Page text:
| USA TODAY
Barr: Criminal probes of Biden, Obama unlikely
Insisting the criminal justice system won’t be used for political ends, Attorney General William Barr says he doesn’t expect a review into the Russia investigation origins to lead to criminal probes of Joe Biden or former President Barack Obama. (May 18)
Attorney General William Barr, who has served as President Donald Trump’s most effective shield and advocate for broad presidential authority, will be leaving the administration.
Trump announced the news of Barr’s departure Monday evening on Twitter.
Trump lauded his attorney general as “a man of unbelievable credibility and courage” just months ago, but turned on Barr after he declared there was no widespread evidence of voter fraud in the 2020 presidential election and resisted Trump’s public pressure to prosecute President-elect Joe Biden and other former Obama administration officials on baseless claims of corruption and the surveillance of the 2016 race.
“To date, we have not seen fraud on a scale that could have affected a different outcome in the election,” Barr told the Associated Press on Dec. 1, even as Trump continues to pursue legal challenges to an election he has yet to concede.
The comments quickly prompted push back from Trump’s attorneys, Rudy Giuliani and Jenna Ellis, who said Barr’s “opinion” was not based on “knowledge or investigation of the substantial irregularities and evidence of systemic fraud.”
Although Trump and his allies have publicly made sweeping claims of widespread fraud, the campaign did not make such unfounded allegations in courtrooms as it sought to challenge election results.
Apart from members of Trump’s own family who serve in the administration, Barr appeared to have few rivals in the president’s inner-circle where he repeatedly rose to defend the president and his political allies while drawing withering criticism from Democrats and scores of Justice Department alums who cast the attorney general as the president’s personal lawyer.
Indeed, Barr intervened earlier this year in criminal cases involving two former Trump aides — political adviser Roger Stone and national security adviser Michael Flynn — prompting his own prosecutors to withdraw from the cases in protest. Barr recommended a lighter punishment for Stone whose sentence was ultimately commuted by Trump. He has sought to abandon the prosecution of Flynn, who is awaiting sentencing after pleading guilty to lying to the FBI about his contacts with a Russian ambassador.
Whatever goodwill those efforts earned, it was clearly not enough, as Trump dumped his second attorney general like so many other former close aides.
Barr began his second stint as the nation’s chief law enforcement officer, having served in the George H.W. Bush administration, on Valentines Day 2019 following the equally tumultuous term of Jeff Sessions. The former Alabama lawmaker, the first senator to have endorsed Trump in the 2016 campaign, permanently fell from favor after he recused himself from the Russia investigation, prompting the appointment of special counsel Robert Mueller.
The nomination of Barr, whose ties to Justice pre-date Trump’s political fortunes, appeared to buoy a Justice Department under constant siege by the president who had fired FBI director James Comey and lashed out almost daily at Sessions.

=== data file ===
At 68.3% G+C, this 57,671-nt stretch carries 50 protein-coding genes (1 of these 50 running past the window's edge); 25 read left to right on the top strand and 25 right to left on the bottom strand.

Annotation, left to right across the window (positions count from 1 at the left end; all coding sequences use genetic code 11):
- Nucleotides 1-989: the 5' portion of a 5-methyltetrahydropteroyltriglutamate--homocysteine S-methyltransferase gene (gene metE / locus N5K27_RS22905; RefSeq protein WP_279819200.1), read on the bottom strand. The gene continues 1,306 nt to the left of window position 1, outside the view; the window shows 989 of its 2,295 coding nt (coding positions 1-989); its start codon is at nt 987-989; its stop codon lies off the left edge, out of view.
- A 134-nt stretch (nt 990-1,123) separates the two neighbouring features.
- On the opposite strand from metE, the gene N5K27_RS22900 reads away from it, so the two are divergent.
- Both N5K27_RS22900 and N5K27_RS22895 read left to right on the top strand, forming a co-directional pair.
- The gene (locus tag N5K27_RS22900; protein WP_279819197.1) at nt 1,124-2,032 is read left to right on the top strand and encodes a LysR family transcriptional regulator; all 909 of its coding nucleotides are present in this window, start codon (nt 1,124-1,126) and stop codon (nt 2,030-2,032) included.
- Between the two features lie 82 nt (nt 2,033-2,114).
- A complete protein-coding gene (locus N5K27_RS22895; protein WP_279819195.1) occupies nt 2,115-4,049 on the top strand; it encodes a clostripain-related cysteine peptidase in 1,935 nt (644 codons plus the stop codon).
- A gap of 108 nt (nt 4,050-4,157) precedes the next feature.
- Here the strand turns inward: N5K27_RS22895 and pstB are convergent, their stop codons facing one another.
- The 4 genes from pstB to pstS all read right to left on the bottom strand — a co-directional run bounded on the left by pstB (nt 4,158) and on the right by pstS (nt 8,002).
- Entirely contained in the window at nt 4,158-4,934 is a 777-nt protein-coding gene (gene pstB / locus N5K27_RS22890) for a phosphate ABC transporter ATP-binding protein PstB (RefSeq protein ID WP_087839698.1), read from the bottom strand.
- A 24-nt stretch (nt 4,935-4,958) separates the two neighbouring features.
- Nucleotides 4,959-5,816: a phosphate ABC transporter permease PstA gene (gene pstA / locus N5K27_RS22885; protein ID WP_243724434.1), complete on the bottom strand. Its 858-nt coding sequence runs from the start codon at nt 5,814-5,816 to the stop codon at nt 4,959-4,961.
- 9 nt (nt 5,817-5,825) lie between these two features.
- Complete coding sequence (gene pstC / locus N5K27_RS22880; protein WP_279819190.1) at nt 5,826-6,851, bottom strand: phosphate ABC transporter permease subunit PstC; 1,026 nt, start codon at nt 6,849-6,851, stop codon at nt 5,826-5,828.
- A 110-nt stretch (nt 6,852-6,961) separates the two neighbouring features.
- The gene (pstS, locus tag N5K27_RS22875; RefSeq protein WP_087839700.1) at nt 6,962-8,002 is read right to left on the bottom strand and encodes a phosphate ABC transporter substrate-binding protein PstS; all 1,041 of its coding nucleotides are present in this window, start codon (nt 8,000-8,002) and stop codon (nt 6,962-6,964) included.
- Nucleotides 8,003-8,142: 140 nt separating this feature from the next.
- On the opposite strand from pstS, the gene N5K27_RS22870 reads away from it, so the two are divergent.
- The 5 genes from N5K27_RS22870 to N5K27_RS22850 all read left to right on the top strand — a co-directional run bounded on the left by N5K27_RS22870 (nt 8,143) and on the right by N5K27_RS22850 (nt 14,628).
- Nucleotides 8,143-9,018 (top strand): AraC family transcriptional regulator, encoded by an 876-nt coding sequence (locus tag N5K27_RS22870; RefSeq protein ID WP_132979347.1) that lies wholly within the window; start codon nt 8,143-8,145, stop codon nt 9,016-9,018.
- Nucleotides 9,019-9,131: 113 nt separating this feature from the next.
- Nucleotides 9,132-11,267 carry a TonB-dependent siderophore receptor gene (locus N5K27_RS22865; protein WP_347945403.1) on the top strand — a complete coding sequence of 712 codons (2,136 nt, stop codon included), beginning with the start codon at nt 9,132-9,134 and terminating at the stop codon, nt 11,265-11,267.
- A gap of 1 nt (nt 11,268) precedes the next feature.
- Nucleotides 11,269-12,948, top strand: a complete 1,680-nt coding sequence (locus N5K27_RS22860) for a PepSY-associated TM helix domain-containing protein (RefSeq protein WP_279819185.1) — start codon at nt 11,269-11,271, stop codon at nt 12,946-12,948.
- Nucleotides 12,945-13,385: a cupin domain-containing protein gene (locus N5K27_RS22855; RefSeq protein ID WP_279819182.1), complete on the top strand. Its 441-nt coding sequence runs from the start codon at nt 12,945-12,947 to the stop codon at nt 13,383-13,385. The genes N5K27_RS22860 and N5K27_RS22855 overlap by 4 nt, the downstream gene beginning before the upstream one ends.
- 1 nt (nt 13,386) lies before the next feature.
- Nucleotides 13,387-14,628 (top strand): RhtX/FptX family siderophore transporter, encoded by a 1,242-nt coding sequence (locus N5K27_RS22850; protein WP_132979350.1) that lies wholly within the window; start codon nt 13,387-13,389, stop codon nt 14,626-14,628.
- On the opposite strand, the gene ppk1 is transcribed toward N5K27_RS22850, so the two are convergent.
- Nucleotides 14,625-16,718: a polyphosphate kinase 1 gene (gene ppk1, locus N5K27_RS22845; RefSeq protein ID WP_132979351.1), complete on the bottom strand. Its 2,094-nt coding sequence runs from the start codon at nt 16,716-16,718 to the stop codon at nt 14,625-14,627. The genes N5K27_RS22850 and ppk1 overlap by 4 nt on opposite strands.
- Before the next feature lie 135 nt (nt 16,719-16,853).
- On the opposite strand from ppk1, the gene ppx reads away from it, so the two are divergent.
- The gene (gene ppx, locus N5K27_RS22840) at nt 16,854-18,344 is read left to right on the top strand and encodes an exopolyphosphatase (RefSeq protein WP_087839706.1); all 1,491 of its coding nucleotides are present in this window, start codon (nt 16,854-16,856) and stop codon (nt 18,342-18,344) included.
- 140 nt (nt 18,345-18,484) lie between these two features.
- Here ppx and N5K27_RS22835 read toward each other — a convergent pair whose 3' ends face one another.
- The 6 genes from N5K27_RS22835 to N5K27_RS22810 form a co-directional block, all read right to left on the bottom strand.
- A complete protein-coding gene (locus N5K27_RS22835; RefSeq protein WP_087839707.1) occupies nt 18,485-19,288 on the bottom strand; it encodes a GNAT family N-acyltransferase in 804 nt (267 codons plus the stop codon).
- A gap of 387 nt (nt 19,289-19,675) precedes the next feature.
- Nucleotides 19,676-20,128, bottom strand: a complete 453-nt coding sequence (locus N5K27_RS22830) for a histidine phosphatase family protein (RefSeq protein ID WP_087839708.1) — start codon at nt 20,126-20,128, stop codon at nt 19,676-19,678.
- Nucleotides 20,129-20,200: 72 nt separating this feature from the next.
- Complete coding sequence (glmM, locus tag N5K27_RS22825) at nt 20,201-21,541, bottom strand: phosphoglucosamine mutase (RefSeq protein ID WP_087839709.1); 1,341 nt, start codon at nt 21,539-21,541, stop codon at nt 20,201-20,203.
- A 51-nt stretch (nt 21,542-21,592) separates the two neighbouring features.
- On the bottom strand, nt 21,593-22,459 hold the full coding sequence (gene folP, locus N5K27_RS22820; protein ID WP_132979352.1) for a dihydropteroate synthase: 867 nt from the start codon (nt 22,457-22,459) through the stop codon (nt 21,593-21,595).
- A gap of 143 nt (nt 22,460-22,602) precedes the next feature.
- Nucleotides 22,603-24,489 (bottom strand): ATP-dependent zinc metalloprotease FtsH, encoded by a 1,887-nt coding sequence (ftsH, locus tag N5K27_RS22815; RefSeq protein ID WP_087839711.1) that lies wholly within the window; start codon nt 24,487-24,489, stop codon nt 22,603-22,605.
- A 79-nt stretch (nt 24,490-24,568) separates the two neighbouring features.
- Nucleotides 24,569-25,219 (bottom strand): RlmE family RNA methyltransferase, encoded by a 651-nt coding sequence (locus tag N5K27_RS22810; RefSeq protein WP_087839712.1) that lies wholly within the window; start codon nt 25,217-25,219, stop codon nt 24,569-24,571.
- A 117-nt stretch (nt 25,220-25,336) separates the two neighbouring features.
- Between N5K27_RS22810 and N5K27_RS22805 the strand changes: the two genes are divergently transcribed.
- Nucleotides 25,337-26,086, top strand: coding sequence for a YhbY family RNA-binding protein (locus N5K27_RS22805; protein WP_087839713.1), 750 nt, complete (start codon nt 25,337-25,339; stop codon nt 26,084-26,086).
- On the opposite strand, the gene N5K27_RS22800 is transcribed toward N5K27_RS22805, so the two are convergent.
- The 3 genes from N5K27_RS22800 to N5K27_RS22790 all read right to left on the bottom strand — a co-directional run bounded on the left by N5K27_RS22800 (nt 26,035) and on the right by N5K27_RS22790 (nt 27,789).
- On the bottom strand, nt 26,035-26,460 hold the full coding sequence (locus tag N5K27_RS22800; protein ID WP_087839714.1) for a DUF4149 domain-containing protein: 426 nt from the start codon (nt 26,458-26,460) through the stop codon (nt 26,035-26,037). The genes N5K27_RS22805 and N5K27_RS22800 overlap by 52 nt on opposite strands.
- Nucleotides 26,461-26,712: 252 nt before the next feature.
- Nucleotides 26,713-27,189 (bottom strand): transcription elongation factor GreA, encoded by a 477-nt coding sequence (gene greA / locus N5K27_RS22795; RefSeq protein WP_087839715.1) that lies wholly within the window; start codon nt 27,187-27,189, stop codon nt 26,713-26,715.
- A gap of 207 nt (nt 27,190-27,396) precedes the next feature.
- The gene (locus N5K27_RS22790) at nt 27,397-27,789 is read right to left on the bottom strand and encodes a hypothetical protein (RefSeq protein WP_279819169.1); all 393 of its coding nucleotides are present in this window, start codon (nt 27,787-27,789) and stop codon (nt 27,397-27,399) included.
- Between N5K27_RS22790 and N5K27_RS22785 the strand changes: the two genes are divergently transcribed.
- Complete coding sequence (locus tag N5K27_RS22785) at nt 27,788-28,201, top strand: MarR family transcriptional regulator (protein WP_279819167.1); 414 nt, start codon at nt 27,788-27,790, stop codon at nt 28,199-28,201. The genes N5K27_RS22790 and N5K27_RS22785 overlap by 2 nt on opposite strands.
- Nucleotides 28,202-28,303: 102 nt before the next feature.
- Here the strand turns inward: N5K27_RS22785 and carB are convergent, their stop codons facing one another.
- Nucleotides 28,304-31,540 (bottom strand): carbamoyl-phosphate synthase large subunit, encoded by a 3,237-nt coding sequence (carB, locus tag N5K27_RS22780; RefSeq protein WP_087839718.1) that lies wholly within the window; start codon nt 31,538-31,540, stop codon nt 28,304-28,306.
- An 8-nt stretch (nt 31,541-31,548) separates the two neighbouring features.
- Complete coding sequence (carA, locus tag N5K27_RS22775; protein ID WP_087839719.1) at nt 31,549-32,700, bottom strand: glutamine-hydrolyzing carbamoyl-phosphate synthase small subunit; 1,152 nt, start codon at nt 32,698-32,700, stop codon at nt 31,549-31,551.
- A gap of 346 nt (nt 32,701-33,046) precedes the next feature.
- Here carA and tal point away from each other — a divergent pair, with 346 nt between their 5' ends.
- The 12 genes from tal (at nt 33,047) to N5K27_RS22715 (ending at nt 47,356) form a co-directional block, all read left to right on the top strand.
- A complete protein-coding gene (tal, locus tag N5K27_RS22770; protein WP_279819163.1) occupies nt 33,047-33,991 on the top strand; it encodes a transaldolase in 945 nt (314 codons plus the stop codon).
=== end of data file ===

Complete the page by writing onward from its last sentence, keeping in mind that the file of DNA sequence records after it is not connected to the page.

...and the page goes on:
Just weeks into his tenure, however, Barr startled some lawmakers when he suggested that federal investigators had spied on Trump’s campaign and announced the appointment of a Connecticut federal prosecutor, John Durham, to review the origins of the Russia investigation. The results of that inquiry, long-anticipated by Trump, have been delayed in part by issues related to the coronavirus pandemic.
But it was Barr’s handling of the Russia investigation – effectively clearing the president of wrongdoing despite damning findings that Trump repeatedly sought to thwart the inquiry – that first raised serious questions about the independence of the Barr Justice Department.
Since then, Barr has offered up vocal defenses of the president, even as Trump faced impeachment proceedings in the House of Representatives.
That attorney general used his platform to accuse the president’s political enemies of “harassment” and “sabotage,” while taking a lead role in supporting Trump’s law-and-order agenda during the 2020 campaign.
Barr also has provided back-up to Trump’s unsupported claims that mail-in balloting was vulnerable to massive fraud that threatened the integrity of the election. And last month, during a speech at a local college, Barr defended his intervention in criminal cases, making the biting claim that his own federal prosecutors “sometimes become headhunters” when pursuing high-profile targets.
Breaks in the Trump-Barr relationship began to show this fall when the president ramped up the pressure on his attorney general, openly calling on him to use the power of his office against Biden and others.
“Unless Bill Barr indicts these people for crimes, the greatest political crime in the history of our country,” Trump told Fox Business News, accusing Biden and former President Barack Obama of election interference, “then we’re going to get little satisfaction unless I win.”